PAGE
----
Bennett was beaten into Copse again in a dry race two but only after Rees jumped the start from fifth as he pulled out an impressive lead in damp conditions. Dunne tried to take second into Brooklands, but was spun into retirement after Bennett slid into him on the inside line. Rees’s quest to overcome a 10s penalty for his jumped start was hampered by the safety car, which was deployed for a separate incident involving David Morales and Souta Arao, who rolled his Hitech machine at Stowe.
John Bennett lost out on maiden GB3 victory twice due to time penalties
Photo by: Jakob Ebrey
Rees pulled clear again at the resumption, but not by enough and was demoted to seventh at the chequered flag. Bennett initially took the win by 0.5s ahead of Loake, who stormed from 10th to second, the highlight of his recovery being a spectacular double overtake around the outside of McKenzy Cresswell and Costa Toparis.
Loake again inherited victory, though, after Bennett was handed a three-place penalty for the collision with Dunne. Cresswell was classified second after passing Rodin Carlin’s Callum Voisin late on through Maggotts and Becketts, while Kucharczyk gained 14 places to finish ninth.
Noah Ping led an Arden VRD 1-2 in the reversed-grid race. Elite Motorsport’s Ayato Iwasaki led initially before being passed by Ping into Brooklands, who controlled the remainder of the 12-lap contest.
Voisin, meanwhile, climbed from 12th to pass Iwasaki’s team-mate Oliver Stewart for second late on, but both lost their podium finishes at the chequered flag due to 5s track-limits penalties, promoting Nico Christodoulou to second and Arthur Rogeon to third.
Dunne and Kucharczyk came through the field into the top 10, while Bennett made up places to finish 11th. Loake lost his front wing during a frenetic opening lap battle on Hangar Straight and finished 20th but leads the standings.
New names star in British F4
Kanato Le mastered the rain to claim victory in the opener
Photo by: Jakob Ebrey
There was no disputing that Louis Sharp was the standout star of British Formula 4 at Donington Park. But plenty of his rivals were vying for that tag at Brands Hatch as the Rodin Carlin driver was on the back foot after struggling in the tricky wet qualifying and being sent crashing out of the opener.
There was Fortec’s James Higgins, who grabbed an impressive double pole and claimed a maiden win with a lights-to-flag lead of race three. Then there was Kanato Le, the Hitech racer who profited from Higgins’ slow start to race one and Daniel Guinchard’s Surtees slide to take the opening spoils.
Another contender was JHR Developments’ Deagen Fairclough. He rocketed up 15 places on the first lap of race one – even if his progress was aided by him incorrectly taking up his 19th-place grid position after dropping to the back on the green-flag lap. He then stormed to race two glory on the road before being penalised for an aggressive Druids lunge on Aiden Neate.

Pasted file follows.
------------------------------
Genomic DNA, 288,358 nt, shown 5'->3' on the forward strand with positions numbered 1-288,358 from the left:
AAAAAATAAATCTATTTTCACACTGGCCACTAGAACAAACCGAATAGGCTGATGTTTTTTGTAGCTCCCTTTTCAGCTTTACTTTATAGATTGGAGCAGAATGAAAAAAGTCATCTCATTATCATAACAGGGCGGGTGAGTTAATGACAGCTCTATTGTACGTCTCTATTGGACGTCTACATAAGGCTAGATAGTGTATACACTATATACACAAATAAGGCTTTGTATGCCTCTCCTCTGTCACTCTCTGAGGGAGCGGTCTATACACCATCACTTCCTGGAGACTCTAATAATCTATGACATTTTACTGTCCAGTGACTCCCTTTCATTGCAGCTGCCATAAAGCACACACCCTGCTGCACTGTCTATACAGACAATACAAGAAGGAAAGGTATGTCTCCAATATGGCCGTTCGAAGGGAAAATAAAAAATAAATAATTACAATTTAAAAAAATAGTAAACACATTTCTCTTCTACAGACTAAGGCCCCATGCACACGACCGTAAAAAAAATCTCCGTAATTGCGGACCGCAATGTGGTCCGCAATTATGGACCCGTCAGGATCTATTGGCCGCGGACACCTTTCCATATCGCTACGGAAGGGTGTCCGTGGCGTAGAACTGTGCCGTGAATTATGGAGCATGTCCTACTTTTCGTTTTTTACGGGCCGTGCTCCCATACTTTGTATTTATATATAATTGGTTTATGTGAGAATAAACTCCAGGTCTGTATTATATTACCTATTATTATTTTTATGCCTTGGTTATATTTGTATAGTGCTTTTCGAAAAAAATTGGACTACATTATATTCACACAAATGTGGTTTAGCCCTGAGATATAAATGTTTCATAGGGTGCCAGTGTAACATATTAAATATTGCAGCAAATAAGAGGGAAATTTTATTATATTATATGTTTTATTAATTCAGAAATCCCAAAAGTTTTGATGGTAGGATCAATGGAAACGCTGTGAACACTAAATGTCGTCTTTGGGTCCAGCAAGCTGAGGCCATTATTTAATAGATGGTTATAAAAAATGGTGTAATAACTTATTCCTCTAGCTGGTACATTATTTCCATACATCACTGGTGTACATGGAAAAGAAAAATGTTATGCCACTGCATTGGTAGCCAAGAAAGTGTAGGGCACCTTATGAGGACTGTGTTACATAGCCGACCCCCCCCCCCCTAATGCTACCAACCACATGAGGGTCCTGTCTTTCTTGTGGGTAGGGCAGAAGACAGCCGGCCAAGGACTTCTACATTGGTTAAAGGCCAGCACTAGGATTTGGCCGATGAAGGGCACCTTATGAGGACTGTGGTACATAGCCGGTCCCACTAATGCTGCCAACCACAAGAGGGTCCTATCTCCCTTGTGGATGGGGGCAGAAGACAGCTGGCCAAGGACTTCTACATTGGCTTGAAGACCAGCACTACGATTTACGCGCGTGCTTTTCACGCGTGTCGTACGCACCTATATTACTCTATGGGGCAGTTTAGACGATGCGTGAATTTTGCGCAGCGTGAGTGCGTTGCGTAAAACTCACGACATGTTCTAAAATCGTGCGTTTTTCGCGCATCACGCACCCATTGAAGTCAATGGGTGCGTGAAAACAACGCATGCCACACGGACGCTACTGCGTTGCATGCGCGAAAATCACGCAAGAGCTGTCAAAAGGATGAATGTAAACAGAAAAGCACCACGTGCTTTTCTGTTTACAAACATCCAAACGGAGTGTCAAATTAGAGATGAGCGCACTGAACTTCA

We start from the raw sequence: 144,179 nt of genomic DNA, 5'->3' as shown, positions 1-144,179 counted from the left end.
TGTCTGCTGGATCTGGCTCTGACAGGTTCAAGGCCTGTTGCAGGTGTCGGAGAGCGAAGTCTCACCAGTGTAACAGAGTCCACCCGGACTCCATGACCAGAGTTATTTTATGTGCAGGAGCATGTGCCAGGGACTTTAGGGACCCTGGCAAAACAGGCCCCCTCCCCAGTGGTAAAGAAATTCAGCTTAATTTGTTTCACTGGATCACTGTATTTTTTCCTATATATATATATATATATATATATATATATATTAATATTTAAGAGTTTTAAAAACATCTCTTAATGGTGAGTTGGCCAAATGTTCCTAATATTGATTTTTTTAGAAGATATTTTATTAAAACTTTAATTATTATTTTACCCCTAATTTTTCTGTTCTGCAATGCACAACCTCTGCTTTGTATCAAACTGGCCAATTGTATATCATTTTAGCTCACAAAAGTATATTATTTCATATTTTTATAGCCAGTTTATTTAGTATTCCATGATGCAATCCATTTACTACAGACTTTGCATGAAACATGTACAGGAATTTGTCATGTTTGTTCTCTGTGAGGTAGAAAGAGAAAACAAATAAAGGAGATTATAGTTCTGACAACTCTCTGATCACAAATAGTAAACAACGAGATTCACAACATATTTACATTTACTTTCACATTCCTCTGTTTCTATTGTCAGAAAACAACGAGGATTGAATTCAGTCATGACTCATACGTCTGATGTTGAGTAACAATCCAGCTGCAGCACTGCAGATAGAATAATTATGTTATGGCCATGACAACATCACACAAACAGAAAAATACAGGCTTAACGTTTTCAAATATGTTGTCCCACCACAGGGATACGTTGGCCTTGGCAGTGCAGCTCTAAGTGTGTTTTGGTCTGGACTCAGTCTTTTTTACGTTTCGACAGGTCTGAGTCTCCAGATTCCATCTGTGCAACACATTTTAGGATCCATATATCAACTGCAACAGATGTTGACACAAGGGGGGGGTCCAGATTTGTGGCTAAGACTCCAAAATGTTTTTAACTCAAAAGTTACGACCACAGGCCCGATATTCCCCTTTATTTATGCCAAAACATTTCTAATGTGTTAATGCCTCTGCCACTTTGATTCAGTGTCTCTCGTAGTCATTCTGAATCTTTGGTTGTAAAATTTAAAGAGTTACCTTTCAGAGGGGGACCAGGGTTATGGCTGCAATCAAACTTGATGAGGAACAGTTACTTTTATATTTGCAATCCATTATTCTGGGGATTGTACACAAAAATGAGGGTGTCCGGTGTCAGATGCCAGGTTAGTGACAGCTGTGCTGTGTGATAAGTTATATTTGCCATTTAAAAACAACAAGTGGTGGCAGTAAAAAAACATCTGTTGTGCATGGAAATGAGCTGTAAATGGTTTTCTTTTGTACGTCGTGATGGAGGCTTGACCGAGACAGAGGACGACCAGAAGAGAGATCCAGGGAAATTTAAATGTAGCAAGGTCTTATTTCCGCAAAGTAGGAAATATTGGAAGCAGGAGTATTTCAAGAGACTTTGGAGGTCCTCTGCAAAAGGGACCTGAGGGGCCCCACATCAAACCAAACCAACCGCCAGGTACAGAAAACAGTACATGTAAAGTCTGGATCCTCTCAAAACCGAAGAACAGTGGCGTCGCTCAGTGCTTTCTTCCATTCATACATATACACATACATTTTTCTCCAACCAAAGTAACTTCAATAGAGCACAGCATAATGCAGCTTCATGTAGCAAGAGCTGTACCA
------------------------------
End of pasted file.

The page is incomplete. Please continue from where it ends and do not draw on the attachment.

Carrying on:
And the final member of the leading quartet was Dion Gowda. Overshadowed by his Rodin Carlin team-mates at Donington, he took his first win in race two having repelled Will Macintyre. But, for all their impressive performances, it was Sharp who extended his points advantage, despite ‘only’ picking up a pair of fourth places.
Penalty denies de Haan a double in Porsche Carrera Cup
Richardson racer Robert de Haan again demonstrated his pace
Photo by: Jakob Ebrey
Robert de Haan continued his sensational 2023 Porsche performances into Brands Hatch but was denied a double when he was penalised for passing Charles Rainford as safety car boards were being displayed.
De Haan quickly banished the disappointment of being pipped to pole by one thousandth of a second by James Kellett as he grabbed an early lead when Kellett faltered off the line. Things went from bad to worse for Kellett as he then tipped Century team-mate Gus Burton into the Paddock Hill Bend tyres. Upon the safety car restart, de Haan charged to a processional 5s win from Adam Smalley and Rainford.
There was no startline trouble for Kellett second time around from the partially reversed-grid pole. But, as SC boards appeared for David Fairbrother’s stranded Porsche, de Haan rounded the outside of Smalley at Druids and dived ahead of Rainford at Graham Hill Bend.
Shortly after the resumption, he powered past Kellett – who did not fight de Haan, knowing his rival was likely to be penalised – exiting Clearways and won by 7s. “I was busy doing a move on Smalley and got on the grass,” said the Dutchman in his defence. “When I came back on the track, I was already alongside Charles.” But officials were unimpressed and he was demoted to third.
Reports by Dan Mason, Joe Hudson, Steve Whitfield and Stephen Lickorish. Photography by Jakob Ebrey Photography/Motorsport Images.